13,550 people forcibly displaced from their homes in Nagorno-Karabakh had reached Armenia as of 8 o’clock Tuesday morning, according to the latest official figures. Most of them have traveled in their own vehicles, many with their belongings strapped to the roofs of their cars.
The mass exodus comes even as the authorities in Stepanakert have repeatedly urged people to temporarily refrain from traveling to Armenia, citing the need to first evacuate people in need of urgent medical treatment.
“Considering the need for emergency medical evacuations along the Stepanakert-Goris highway for those who were wounded (during Azerbaijan’s strikes last week) and for our compatriots who were injured in the fuel depot explosion, for the time being, we urge you not to travel to Armenia in your own vehicles,” Nagorno-Karabakh’s InfoCenter said early Tuesday afternoon.
Those appeals appear to be falling on deaf ears, however, with videos posted to social media showing thousands of vehicles stretching for tens of kilometers heading from Nagorno-Karabakh to Armenia.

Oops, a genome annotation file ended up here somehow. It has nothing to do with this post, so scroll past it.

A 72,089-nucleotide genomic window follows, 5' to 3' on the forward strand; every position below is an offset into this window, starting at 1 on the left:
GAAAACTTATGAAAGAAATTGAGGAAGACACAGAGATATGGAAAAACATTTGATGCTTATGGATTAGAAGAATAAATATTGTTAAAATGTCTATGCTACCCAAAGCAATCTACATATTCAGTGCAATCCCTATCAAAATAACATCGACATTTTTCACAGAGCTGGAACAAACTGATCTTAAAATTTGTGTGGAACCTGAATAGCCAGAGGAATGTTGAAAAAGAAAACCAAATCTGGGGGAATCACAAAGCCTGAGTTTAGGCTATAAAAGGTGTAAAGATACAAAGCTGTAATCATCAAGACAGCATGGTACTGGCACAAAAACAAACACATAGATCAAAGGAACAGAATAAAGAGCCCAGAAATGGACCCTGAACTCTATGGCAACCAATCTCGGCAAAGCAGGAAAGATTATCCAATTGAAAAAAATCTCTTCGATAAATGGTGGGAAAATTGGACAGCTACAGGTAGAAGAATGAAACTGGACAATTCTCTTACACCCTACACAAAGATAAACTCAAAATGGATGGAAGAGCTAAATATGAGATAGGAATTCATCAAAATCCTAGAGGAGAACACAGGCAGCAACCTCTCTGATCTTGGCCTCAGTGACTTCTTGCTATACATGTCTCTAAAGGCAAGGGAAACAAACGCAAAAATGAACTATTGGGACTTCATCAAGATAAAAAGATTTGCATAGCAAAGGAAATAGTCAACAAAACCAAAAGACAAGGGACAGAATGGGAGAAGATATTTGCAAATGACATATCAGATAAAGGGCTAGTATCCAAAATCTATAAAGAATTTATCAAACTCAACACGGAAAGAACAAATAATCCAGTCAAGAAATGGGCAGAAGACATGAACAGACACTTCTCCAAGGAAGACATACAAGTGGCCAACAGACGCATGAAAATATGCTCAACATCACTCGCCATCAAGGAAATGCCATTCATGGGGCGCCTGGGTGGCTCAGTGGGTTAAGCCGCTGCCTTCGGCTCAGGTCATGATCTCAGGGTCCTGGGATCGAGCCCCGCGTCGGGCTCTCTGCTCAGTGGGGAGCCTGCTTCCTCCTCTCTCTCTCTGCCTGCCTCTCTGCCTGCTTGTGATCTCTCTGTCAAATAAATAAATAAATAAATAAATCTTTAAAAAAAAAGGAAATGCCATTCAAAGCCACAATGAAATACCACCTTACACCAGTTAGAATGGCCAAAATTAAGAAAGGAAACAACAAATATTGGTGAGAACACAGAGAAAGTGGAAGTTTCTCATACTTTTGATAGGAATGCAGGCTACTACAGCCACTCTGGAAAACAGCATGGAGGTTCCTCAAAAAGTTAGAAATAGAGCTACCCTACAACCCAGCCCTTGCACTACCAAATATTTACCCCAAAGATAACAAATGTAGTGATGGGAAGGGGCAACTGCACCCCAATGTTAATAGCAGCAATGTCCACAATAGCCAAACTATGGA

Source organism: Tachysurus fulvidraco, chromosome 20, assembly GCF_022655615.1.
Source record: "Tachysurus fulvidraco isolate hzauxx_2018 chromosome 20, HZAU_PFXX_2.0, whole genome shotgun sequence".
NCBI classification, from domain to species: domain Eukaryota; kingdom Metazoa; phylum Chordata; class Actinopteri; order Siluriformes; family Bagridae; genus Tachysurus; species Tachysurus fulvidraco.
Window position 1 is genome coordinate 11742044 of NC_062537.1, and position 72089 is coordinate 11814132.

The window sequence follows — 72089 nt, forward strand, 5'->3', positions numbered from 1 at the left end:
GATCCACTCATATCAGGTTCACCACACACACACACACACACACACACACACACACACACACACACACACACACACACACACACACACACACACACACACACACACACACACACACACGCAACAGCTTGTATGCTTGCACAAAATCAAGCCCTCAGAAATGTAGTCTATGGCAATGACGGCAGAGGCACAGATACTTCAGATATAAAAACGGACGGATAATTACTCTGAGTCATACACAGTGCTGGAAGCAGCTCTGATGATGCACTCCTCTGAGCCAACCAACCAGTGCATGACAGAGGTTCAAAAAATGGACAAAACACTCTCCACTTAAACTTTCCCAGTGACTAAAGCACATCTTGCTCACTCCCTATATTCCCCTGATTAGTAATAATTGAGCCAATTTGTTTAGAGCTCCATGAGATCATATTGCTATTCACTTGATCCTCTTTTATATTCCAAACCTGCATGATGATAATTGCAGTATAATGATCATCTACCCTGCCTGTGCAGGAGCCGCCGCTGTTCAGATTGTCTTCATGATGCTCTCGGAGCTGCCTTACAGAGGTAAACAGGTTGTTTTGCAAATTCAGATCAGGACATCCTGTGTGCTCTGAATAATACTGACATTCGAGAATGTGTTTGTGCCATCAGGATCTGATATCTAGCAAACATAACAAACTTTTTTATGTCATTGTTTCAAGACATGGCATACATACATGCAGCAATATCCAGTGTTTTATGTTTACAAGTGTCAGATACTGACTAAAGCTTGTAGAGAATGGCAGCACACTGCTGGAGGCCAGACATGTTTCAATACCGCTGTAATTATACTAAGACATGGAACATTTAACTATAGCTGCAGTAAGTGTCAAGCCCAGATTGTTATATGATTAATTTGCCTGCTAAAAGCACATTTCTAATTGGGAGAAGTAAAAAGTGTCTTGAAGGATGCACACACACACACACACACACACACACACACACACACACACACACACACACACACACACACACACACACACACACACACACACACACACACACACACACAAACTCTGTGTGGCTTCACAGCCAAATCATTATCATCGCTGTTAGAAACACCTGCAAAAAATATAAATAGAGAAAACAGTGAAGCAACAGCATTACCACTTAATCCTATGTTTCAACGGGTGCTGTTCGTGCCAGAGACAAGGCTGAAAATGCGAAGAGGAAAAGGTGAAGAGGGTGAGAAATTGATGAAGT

Freelance reporter Marut Vanyan said Tuesday it took him about 20 hours to reach the southern Armenian town of Goris from Stepanakert, Nagorno-Karabakh’s capital. Without traffic, the drive usually does not take more than two hours.
All new arrivals who do not have relatives in Armenia with whom they can stay will be provided with temporary housing free of charge, according to the government. Robert Ghukasyan, the governor of the Syunik region where Goris is located, told CivilNet over the weekend his administration is ready to provide housing to about 10,000 displaced people.